"I just don't think it's a great idea," he explained. "People who love the show love it because of what it was. And if you try to bring it back, it won't be that. I won't be exactly the same."
"People want it to be exactly the same, and it won't be," he continued. "And ultimately I think fans would be disappointed because it isn't exactly what they remember it being. So, I don't know, I don't think it's a great idea."
Sequel series' are hotter than ever with "Will & Grace" back on NBC and "Fuller House" on Netflix, but there's another complication for an "Office" reunion: Carell's character would likely be a Trump supporter, which might no longer be funny to an audience living in Trump's America.
Long before the public seriously considered Trump as a candidate for President of the United States, he was just a reality star and businessman, who Carell's beloved character tried to emulate in just about every way.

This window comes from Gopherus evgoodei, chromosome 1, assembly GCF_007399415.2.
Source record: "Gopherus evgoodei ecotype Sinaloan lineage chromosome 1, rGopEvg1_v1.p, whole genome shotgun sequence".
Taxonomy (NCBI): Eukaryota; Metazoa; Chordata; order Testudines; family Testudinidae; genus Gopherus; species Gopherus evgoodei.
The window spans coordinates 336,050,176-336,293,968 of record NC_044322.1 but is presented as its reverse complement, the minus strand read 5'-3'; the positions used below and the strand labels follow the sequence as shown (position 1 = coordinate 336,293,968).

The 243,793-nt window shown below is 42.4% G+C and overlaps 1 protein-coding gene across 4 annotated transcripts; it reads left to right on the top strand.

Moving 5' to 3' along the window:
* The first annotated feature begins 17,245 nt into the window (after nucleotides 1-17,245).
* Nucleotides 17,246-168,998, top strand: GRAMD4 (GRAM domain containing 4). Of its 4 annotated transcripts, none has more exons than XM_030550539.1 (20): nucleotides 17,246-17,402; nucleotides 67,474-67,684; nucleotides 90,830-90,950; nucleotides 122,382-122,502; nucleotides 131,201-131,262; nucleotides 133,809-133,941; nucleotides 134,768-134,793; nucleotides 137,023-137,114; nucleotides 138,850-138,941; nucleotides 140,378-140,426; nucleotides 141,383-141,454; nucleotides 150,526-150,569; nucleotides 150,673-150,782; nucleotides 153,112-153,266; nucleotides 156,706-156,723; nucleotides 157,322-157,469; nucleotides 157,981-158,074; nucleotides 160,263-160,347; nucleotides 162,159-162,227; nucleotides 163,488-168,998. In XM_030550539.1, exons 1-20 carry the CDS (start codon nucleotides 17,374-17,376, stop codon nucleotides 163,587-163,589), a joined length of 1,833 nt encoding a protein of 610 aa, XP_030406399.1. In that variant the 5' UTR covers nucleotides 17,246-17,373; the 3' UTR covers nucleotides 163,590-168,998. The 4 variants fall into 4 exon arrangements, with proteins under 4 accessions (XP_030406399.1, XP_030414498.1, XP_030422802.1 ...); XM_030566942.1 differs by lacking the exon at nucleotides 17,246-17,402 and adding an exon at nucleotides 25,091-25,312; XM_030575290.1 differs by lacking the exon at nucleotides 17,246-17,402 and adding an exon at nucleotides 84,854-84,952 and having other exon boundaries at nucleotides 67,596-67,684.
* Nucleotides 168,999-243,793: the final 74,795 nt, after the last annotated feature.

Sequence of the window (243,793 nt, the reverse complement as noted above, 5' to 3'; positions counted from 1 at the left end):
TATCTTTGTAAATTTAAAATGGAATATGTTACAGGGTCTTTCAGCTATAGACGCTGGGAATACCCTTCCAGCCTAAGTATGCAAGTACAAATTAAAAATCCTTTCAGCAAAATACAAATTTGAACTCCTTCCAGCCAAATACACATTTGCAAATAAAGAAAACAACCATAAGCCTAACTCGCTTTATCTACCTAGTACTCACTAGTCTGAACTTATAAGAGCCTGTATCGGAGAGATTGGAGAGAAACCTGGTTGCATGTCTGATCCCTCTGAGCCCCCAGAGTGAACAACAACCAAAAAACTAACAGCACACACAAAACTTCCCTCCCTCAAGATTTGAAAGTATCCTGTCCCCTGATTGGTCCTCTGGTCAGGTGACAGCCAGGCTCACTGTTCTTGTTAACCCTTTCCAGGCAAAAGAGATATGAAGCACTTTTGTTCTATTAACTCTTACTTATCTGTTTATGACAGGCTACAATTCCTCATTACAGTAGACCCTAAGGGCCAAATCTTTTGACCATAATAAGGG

The connection between Dunder Mifflin's regional manager and the 45th POTUS first began during the credits sequence of a Season 1 episode, in which Carell's character told the camera: "I think the main difference between me and Donald Trump is that I get no pleasure out of saying the words, 'You're fired.' He just makes people sad, and an office can't function that way. No way. 'You're fired.' I think if I had a catchphrase, it would be, 'You're hired, and you can work here as long as you want.' But that's unrealistic."
Die-hard fans of "The Office" know that Trump's book, "Think Like a Billionaire," sat on Michael Scott's bookshelf in his office for years.
"Michael Scott read Trump's book about being a businessman," Carell said. "It was a how-to book about how to be a titan of business. So that completely fits the narrative."
When asked if Scott would have voted for Trump, Carell said, "I don't even want to get into that. I think Michael Scott is someone who just wanted to get ahead the best he could. And learn from what he perceived to be a master of business.”